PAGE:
Guan, who makes successful TV dramas for a living and movies from a personal need, remains one of China’s most inventive writers. Starting with a bang and working itself up to a major cataclysm, the opening of Death is gripping stuff, with the seeds of a whole story laid out in a mere seven minutes. After flashing forward 13 months, the film then paints in the missing pieces, mixing a howdunit murder investigation by a doctor (Ren in a long wig) with flashbacks to the intervening period. Though the story is full of boisterous peasant humour and keeps moving, the doctor’s thread becomes sidelined by the rough-and-tumble flashbacks, unbalancing the structure and burying the central mystery (a particularly clever crime that’s hardly realist to begin with). With more emphasis on Ren’s role, the movie would have had a sronger framework; instead, after a strong first hour, it starts to go round in circles dramatically during the second half.
Freely adapted from a 1998 novella by Chen Tiejun 陈铁军, a Beijing-born writer of the Manchurian Xibe ethnic group, Design has been a project of Guan’s since 2005, and proved particularly hard to adapt, given its lack of straightforward plot and snippets of reported dialogue. His solution was to stress elements in common with the writings of Lu Xun 鲁迅, especially A Madman’s Diary 狂人日记 – the idiot savant who doesn’t fit into a community’s social and belief structure and is outlawed (or worse) as a result. Though the film is set in the early 1940s, prior to the PRC, it has strong parallels with early PRC movies – the struggle against superstition and tradition – as well as with classic literature. Huang’s invincible village sprite, Niu Jieshi, is, in fact, a 20th-century Monkey King, apparently indestructible, gleefully causing chaos wherever he goes, and constituting a threat to the ruling establishment. The villagers’ solution, initiated by a young doctor trained in western medecine, is to kill him using psychology rather than brute force.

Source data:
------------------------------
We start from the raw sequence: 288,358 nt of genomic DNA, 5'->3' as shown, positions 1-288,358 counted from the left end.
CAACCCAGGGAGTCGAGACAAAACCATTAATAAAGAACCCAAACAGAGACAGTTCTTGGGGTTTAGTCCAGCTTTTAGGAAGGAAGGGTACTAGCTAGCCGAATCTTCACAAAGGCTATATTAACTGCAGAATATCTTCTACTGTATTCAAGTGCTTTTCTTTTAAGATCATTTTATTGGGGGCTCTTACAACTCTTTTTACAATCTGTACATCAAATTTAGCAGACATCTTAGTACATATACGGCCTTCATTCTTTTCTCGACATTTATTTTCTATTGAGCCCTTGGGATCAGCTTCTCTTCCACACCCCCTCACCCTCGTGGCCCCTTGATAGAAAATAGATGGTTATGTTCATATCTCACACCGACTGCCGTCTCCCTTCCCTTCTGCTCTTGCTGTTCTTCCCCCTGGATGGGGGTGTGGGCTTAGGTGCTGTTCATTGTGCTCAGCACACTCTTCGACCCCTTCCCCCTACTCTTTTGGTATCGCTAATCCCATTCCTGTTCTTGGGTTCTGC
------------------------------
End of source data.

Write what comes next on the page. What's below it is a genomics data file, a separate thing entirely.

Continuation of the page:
Though the central “plot” is actually very simple, the film as a whole is a rich soup of ideas and metaphors. But the over-emphasis on Niu Jieshi’s pranks turns it into a lengthy showcase for Huang’s physical comedy that becomes unproductive across two hours. Other actors are largely bystanders: Yu Nan 余男 is okay as a mute widow who falls for him, but is limited by her absence of dialogue; Ren largely grins enigmatically under his tresses; and Su is smart and menacing but builds no sustained battle-of-wits with Ren’s investigating doctor. Supporting roles are colourful: Guan’s striking actress wife, Liang Jing 梁静 (a TV drama regular), unrecognisable here as a toothy midwife harpy, and veteran Ma Jingwu 马精武 coolly ruthless as the township’s mayor.